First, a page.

It seems that blondes don’t have all the fun: doctors are looking for dark-haired HIV-negative men and women to participate in a study to test drug levels in hair.
The “Strand Study” is an effort made by AIDS scientists to figure out if people who are HIV negative would benefit from prophylactically taking anti-HIV meds to reduce their chances of becoming infected.
The San Francisco Department of Public Health and UCSF wish to test dark hair to see how well the drug is working with the body, as well as how well it is being metabolized.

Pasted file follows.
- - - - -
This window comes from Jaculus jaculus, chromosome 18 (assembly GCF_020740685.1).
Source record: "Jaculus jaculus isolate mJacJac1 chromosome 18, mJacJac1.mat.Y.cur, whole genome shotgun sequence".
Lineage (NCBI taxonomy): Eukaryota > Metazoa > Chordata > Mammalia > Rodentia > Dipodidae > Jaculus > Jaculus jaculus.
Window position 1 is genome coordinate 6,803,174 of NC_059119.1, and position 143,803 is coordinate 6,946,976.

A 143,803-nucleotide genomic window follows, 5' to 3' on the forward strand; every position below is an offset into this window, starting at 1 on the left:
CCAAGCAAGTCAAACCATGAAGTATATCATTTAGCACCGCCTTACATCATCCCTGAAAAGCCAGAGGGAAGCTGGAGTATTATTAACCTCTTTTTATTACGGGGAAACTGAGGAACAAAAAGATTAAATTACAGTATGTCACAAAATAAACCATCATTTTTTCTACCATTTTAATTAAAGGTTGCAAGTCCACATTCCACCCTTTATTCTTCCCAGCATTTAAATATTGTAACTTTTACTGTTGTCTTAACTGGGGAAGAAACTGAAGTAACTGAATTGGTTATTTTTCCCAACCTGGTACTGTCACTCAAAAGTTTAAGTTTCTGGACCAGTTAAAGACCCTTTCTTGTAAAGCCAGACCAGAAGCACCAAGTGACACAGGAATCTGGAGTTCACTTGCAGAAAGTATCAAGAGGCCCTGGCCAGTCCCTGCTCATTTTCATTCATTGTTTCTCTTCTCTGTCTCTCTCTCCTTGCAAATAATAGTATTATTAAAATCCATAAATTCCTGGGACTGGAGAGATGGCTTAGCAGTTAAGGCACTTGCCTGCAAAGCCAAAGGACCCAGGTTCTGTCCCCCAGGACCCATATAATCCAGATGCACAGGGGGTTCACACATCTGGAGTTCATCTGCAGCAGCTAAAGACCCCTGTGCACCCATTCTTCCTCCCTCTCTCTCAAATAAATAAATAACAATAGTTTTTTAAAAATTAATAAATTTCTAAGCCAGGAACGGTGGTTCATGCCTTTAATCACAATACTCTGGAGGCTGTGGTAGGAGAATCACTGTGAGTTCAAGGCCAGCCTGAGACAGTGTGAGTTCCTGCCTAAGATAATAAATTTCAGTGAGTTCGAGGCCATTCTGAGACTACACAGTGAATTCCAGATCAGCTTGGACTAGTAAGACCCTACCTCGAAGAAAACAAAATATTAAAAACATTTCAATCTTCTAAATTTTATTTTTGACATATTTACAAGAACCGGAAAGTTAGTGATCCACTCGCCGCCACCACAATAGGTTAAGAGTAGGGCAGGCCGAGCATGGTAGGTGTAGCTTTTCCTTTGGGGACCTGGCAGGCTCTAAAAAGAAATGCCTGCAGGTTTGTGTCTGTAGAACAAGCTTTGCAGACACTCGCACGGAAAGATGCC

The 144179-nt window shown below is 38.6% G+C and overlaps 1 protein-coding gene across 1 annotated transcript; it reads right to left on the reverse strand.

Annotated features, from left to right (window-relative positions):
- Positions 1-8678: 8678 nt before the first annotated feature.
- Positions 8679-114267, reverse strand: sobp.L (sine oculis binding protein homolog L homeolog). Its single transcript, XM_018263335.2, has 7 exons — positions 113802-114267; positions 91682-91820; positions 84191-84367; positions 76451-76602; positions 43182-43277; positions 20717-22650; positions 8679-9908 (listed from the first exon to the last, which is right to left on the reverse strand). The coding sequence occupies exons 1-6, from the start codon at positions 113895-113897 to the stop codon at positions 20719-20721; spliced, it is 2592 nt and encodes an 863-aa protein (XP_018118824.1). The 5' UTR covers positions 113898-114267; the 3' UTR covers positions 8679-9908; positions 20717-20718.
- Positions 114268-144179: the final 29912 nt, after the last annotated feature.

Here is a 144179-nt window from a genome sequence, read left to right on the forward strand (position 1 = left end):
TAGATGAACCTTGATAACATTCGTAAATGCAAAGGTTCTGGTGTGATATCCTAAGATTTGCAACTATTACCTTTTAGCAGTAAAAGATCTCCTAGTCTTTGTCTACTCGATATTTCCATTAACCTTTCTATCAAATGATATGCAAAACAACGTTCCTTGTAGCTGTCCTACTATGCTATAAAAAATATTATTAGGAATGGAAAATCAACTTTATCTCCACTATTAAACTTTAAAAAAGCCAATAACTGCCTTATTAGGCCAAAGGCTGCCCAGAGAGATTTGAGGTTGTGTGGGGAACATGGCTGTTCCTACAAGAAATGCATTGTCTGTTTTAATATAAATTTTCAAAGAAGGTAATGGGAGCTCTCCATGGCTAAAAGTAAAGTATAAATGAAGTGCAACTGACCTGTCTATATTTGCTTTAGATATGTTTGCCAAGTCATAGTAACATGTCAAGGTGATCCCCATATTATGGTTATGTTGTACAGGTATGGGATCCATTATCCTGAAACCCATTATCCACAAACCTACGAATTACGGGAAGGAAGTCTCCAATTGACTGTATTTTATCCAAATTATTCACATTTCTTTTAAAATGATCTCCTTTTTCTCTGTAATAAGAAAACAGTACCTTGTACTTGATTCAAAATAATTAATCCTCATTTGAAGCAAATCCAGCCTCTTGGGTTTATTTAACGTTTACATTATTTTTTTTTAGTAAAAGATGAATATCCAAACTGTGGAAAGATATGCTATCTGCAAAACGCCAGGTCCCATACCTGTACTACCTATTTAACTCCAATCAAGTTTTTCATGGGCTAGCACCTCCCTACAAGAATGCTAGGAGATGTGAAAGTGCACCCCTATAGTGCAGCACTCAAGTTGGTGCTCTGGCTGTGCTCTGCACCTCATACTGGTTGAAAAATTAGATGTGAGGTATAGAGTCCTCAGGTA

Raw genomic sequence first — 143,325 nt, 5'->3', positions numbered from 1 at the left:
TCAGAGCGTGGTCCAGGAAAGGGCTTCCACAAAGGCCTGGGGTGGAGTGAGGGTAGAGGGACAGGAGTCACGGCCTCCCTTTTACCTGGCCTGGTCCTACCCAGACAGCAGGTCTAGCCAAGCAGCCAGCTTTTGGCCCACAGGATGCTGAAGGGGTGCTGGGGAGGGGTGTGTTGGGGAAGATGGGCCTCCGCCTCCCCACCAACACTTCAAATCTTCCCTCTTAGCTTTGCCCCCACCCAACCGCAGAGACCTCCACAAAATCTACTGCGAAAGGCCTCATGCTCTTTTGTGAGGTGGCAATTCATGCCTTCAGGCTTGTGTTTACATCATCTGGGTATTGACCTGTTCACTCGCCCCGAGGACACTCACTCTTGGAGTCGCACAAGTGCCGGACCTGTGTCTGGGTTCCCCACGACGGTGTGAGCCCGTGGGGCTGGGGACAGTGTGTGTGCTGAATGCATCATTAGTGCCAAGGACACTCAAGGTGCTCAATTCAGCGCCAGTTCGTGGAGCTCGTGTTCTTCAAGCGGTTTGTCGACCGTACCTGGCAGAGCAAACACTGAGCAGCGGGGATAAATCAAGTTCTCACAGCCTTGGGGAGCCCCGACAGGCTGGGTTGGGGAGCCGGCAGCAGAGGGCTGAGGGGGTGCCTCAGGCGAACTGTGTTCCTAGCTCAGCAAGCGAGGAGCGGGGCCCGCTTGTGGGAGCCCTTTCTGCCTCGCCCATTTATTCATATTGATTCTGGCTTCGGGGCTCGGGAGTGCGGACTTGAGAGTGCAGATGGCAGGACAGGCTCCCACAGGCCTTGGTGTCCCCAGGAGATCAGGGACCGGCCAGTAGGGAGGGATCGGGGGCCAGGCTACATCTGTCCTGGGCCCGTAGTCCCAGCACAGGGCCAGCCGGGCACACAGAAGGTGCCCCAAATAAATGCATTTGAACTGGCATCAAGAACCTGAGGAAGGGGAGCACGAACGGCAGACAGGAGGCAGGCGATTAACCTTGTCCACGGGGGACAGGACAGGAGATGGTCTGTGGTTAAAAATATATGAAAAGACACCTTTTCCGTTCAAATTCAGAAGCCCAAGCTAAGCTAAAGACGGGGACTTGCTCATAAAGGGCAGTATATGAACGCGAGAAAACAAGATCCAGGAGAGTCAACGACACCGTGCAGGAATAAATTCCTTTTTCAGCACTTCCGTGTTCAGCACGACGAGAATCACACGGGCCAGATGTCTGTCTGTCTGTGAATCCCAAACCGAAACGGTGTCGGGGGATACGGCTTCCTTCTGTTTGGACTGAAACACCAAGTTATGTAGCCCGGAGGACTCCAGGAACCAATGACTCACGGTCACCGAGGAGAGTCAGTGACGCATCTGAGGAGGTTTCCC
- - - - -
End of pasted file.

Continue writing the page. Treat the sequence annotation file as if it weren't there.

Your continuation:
Scientists are looking for dark hair simply because of its pigment; drug molecules bind to hair pigment, and since darker hair has more pigment, the drug is more likely to bind to the hair molecules, which makes it easier to measure the drug.
The Strand study requires volunteers to take various amounts of tenofovir, a drug that used in prophylactic studies. Doctors are looking for just 24 HIV- negative volunteers over the age of 18. They will be paid $1,300 to take 3 different dosages of the drug, which will each last 6 weeks. It also requires a 24-hour hospital stay.
For more information, visit the Help Fight HIV website, or call (415) 503-2163.